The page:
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Youth and Video Violence: A Form of Cyberbulling

Posted on Jan 24 2014 under Blog Posts

The evolution of communication technology such as Smart Phones and Tablets is growing, and its use can perpetuate violence among youth. Cell Phone PunchFor example, these devices can be used to record and upload violent videos onto sites such as Facebook, YouTube, WorldStar HipHop, etc. for the purpose of entertainment, embarrassment and harassment. This is very common with our youth today.

In typical instances, kids use video features on their phones to record violent fights in school, school grounds and after-school fights that occur blocks away from the school but within its community. Immediately afterward, these videos evolve into a life of their own when they become online reposts in the social media community. The instant repost spread like wildfire…“going viral” and can be viewed as a form of harassment, and often traumatize those who are recorded in the video. Take a second…think about it. What if your child is the student who is involved in the recorded fight and its constant reposts all over social media networks? Or maybe your child is the one who records, reposts or provides commentary of the violent video. In any capacity, your child has the chance to be apart of the livelihood of the video and it can be harmful.

Imagine that your 15 year-old was involved in a school fight with another student.  The classmates began to circle around your child in order to record the video. The video has now been posted to Facebook and YouTube. It may be funny to the person who recorded it, but it is traumatizing to your teenager who is involved in the fight. To many this could be seen as a form of cyberbullying. According to Cyberbullying Research Center, cyberbullying is willful and repeated harm inflicted through the use of computers, cell phones, and other electronic devices. Reposting violent videos involving others can be damaging, hurtful, and embarrassing. It can negatively impact the student’s attendance, affect the student academically and socially. The virtual presence of the fight is a constant reminder of humiliation and can eventually affect your child’s self-esteem, which can lead to more serious issues.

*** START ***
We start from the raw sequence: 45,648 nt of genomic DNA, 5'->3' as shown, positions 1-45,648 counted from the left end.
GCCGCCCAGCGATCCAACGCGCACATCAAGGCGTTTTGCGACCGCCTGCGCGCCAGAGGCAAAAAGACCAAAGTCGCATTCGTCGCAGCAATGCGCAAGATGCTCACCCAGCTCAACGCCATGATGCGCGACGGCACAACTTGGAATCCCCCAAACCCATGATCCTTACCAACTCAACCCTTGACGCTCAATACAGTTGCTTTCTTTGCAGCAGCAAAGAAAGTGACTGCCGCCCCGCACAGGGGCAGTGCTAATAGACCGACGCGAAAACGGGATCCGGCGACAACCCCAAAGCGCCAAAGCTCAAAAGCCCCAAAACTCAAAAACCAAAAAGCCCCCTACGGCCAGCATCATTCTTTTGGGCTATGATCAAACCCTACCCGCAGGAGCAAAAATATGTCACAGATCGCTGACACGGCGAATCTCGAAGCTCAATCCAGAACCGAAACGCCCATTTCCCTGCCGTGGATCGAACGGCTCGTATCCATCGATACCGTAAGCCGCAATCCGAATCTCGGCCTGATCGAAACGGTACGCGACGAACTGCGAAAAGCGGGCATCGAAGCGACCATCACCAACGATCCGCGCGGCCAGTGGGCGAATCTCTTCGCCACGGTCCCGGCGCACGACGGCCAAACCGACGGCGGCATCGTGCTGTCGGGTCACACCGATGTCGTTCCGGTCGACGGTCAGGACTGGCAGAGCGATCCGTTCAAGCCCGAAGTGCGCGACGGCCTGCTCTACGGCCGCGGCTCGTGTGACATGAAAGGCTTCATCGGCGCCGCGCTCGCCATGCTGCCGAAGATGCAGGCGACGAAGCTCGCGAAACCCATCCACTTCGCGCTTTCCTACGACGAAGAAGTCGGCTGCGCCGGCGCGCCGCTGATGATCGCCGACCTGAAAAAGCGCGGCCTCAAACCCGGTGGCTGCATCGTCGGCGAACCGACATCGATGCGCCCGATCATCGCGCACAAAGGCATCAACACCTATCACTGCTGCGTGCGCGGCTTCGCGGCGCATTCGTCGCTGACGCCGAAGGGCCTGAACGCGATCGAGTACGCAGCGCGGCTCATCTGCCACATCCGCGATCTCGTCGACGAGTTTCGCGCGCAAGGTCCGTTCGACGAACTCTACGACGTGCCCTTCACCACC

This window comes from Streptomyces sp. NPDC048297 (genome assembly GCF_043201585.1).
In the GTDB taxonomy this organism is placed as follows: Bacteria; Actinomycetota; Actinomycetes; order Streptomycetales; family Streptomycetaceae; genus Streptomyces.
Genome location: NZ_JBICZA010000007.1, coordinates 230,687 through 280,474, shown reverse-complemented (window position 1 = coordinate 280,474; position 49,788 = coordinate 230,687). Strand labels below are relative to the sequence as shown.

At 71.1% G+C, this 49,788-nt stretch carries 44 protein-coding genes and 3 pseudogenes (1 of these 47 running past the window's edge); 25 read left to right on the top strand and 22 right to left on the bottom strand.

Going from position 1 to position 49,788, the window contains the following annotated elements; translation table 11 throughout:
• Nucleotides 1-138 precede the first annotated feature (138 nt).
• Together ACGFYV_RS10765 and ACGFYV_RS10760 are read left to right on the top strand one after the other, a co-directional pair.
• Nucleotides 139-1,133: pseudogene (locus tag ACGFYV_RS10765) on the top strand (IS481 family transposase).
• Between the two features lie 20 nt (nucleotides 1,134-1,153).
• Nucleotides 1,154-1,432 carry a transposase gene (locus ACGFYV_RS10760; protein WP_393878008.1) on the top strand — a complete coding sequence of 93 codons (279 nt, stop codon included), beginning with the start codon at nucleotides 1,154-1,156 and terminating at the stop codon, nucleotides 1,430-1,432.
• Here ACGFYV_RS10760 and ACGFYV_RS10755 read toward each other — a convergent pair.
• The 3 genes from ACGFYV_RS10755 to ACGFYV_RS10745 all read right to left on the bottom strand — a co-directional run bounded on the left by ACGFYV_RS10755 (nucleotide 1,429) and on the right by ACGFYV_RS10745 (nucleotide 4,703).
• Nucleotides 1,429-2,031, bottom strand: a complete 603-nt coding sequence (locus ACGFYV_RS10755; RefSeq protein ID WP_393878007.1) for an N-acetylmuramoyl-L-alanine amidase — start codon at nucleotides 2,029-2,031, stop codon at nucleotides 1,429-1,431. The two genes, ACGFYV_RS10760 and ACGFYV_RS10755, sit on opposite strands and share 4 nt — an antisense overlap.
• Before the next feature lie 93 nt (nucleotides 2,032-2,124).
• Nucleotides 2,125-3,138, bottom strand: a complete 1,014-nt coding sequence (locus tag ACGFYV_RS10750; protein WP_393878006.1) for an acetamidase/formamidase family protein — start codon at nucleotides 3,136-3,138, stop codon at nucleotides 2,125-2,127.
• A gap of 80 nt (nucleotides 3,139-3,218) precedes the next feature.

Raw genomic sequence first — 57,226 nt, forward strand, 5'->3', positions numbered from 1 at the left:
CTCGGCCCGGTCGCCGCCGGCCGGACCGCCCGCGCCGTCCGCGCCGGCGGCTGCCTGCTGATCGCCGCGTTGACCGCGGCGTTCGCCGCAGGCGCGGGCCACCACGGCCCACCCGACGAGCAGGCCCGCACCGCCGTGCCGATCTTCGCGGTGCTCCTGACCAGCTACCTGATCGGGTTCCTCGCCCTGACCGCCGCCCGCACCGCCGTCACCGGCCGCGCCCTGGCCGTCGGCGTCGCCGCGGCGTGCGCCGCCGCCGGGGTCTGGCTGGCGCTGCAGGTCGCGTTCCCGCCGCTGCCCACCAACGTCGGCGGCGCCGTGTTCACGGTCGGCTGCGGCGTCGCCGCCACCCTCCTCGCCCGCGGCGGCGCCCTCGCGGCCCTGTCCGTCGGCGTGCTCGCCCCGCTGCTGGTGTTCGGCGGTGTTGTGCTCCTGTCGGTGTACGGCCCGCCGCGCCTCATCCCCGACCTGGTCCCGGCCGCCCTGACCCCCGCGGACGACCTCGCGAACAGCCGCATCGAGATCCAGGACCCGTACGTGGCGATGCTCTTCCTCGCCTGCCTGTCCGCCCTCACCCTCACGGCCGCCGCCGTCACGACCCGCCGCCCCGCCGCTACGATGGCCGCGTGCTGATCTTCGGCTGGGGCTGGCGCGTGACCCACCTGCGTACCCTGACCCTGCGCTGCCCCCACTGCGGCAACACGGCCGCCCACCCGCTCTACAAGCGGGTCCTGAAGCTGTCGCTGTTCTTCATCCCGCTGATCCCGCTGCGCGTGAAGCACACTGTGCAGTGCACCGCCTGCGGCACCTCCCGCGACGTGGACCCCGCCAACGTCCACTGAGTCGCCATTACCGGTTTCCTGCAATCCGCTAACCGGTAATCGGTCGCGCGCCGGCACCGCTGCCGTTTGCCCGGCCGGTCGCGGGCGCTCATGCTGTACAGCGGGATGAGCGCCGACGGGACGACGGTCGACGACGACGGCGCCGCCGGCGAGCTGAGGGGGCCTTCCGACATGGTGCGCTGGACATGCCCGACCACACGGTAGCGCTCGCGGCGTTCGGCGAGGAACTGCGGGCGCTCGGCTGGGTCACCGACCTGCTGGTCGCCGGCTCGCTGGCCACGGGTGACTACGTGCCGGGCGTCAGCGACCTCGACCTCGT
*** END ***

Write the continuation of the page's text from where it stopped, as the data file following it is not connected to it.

What can we do to help curb youth violence from going viral? Here are my thoughts:

  1. Encourage students and adults not to repost or comment on violent videos involving youth. If a student has a video that he or she would like to show because they believe it will be helpful, encourage the student to take it to a trustworthy adult to inform legal officials.  
  2. Principals need to create strict cell phone usage policies in their schools.
  3. Create and deliver school programs focused on raising awareness of violence recorded on cell phones and its negative effects.
  4. Inform an adult…it’s Okay. Let students, your children and others know it’s okay to inform an adult when they feel something is wrong. The adult they inform should keep the students name discreet unless the student states otherwise.
  5. Lead by example. If you do not want your children to post or comment on violent videos nor should you.

To learn more about the negative affects of technology and youth check, out our recent podcast NCPC and Cyberbullying Prevention: What’s New and What to Do and CyberBullying Research Center.

By Tierra Henry, Graduate Student, University of Baltimore Dispute Resolution Program


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